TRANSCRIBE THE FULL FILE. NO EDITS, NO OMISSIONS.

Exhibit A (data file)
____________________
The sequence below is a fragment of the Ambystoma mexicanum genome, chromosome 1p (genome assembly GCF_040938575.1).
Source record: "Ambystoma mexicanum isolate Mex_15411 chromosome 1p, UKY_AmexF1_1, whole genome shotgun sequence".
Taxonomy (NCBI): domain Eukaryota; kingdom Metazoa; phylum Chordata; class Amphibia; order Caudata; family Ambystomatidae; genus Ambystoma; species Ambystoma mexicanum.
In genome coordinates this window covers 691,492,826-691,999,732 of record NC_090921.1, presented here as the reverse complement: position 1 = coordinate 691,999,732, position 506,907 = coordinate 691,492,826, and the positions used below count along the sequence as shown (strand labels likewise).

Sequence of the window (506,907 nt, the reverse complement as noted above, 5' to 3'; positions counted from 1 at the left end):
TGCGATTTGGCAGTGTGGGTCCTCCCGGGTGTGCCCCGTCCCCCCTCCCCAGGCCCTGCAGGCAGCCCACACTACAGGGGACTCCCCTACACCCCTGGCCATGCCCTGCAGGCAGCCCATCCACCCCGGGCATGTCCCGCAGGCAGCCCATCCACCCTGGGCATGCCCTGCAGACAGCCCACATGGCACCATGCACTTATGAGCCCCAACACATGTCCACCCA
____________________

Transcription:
The sequence below is a fragment of the Ambystoma mexicanum genome, chromosome 1p (genome assembly GCF_040938575.1).
Source record: "Ambystoma mexicanum isolate Mex_15411 chromosome 1p, UKY_AmexF1_1, whole genome shotgun sequence".
Taxonomy (NCBI): domain Eukaryota; kingdom Metazoa; phylum Chordata; class Amphibia; order Caudata; family Ambystomatidae; genus Ambystoma; species Ambystoma mexicanum.
In genome coordinates this window covers 691,492,826-691,999,732 of record NC_090921.1, presented here as the reverse complement: position 1 = coordinate 691,999,732, position 506,907 = coordinate 691,492,826, and the positions used below count along the sequence as shown (strand labels likewise).

Sequence of the window (506,907 nt, the reverse complement as noted above, 5' to 3'; positions counted from 1 at the left end):
TGCGATTTGGCAGTGTGGGTCCTCCCGGGTGTGCCCCGTCCCCCCTCCCCAGGCCCTGCAGGCAGCCCACACTACAGGGGACTCCCCTACACCCCTGGCCATGCCCTGCAGGCAGCCCATCCACCCCGGGCATGTCCCGCAGGCAGCCCATCCACCCTGGGCATGCCCTGCAGACAGCCCACATGGCACCATGCACTTATGAGCCCCAACACATGTCCACCCA